Skip to content

Grizzly Bear

Grizzly bears (Ursus arctos horribilis) can be found within the continental United States in Idaho, Montana, Washington, and Wyoming. Idaho has populations of grizzly bears in the Cabinet-Yaak Ecosystem, the Selkirk Ecosystem, and the Greater Yellowstone Ecosystem. Grizzlies roam through a diverse habitat including forests, meadows, and grasslands. The bear is characterized by the large hump between its shoulders used for digging and grizzled fur.

Wildlife experts estimate 50,000 grizzly bears populated a range stretching from the Pacific Ocean to the Great Plains in the 1800’s. Human settlement expanded during the 1900’s causing widespread habitat reduction, only about 1,000 bears remained. Consequently, the grizzly bear was listed as threatened under the Endangered Species Act in 1975.

After a remarkable recovery, in 2007, grizzly bears in the Greater Yellowstone Ecosystem (GYE) were removed from the endangered species list. However, this population was relisted as threatened in 2009 after the district court in Montana ruled that regulatory mechanisms designed to conserve a delisted population were inadequate and that the U.S. Fish and Wildlife Service failed to consider the impacts of whitebark pine decline on grizzly populations. The pine nuts from whitebark pine are one of the many food sources consumed by Yellowstone grizzly bears.

In 2011, the Ninth Circuit Court of Appeals overturned the lower court's decision on inadequate regulatory mechanisms, but set aside the final delisting rule because of the lack of analysis on the impact that whitebark pine declines would have on the bears. This prompted a team of scientists to conduct an analysis which ultimately showed that despite a decline in whitebark pine seed availability, the GYE grizzly bear population continued to thrive and expand.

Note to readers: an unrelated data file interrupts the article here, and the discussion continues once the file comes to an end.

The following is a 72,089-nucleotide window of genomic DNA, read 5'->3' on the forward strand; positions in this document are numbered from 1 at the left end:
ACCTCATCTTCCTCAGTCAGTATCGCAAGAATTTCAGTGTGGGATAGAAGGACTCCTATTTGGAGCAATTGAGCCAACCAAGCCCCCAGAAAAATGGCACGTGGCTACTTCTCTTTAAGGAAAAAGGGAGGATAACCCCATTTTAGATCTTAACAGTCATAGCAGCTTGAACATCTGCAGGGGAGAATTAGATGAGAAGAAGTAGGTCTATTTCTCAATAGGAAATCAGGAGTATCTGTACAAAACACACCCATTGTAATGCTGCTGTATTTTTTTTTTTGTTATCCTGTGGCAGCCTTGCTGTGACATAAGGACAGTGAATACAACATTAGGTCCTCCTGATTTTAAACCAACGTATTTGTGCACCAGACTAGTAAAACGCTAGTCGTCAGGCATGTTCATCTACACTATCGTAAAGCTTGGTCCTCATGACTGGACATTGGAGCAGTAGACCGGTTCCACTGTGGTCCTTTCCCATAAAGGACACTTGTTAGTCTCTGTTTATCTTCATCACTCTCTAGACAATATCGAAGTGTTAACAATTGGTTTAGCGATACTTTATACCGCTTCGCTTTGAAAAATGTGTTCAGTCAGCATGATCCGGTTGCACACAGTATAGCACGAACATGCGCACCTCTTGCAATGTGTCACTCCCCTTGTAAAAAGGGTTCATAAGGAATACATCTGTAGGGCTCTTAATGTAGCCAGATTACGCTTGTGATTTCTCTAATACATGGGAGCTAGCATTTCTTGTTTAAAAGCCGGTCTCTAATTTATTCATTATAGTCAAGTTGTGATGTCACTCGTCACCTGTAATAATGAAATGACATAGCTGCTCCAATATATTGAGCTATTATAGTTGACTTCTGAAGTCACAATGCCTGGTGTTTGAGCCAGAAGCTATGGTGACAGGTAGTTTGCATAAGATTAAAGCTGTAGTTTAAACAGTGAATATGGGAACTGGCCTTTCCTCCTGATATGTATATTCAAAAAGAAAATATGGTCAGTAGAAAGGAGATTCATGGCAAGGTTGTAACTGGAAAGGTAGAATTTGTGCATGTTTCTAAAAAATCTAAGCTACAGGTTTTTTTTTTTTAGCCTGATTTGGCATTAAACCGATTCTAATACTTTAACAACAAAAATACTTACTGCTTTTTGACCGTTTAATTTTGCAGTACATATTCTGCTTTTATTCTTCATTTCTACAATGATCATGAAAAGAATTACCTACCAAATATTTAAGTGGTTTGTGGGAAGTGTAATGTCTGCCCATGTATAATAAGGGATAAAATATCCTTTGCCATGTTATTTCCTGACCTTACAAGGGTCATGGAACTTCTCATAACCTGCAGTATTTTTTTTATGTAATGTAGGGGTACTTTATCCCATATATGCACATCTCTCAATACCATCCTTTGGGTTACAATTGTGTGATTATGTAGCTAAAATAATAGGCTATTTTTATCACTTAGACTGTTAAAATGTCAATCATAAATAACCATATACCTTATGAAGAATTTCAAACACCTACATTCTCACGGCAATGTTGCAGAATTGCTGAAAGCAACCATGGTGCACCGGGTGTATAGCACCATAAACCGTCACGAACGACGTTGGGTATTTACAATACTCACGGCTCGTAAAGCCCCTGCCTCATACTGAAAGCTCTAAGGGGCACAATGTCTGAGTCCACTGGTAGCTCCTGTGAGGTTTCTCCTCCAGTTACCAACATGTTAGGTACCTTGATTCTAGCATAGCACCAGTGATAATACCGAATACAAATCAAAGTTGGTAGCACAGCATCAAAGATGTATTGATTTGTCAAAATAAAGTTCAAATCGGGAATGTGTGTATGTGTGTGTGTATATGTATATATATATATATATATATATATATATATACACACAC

The U.S. Fish and Wildlife Service published a proposal to remove the population of more than 700 bears from the endangered species list in March 2016. The Idaho Governor's Office of Species Conservation and the Department of Fish and Game provided comments on the delisting proposal, the 2016 Conservation Strategy, and the supplement to the 1993 recovery plan. In the GYE, the grizzly bear population has been recovered for over a decade and it was time for the states to regain full management authority. The states of Idaho, Montana and Wyoming agreed to enter a Memorandum of Agreement (MOA) to guide grizzly bear mortality management across the three states post-delisting.

The U.S. Fish and Wildlife Service removed the GYE grizzly bear population from the threatened species list on July 31, 2017. Conservation efforts restored the bears and their habitat to a healthy and sustainable level to be maintained by the states. For more information, visit the Fish and Wildlife Service Grizzly Bear page.

Downloads:

Idaho Yellowstone Grizzly Bear Plan [PDF] - 54 pages

More Information:

Grizzly Bear fact sheet [PDF] - 2 pages - U.S. Fish & Wildlife Service

Staff Contact:

Dustin Miller

Grizzly_Bear

Grizzly Bear
Photo (Public Domain) Terry Tollefsbol, National Conservation Training Center- Publications and Training Materials on Wikimedia Commons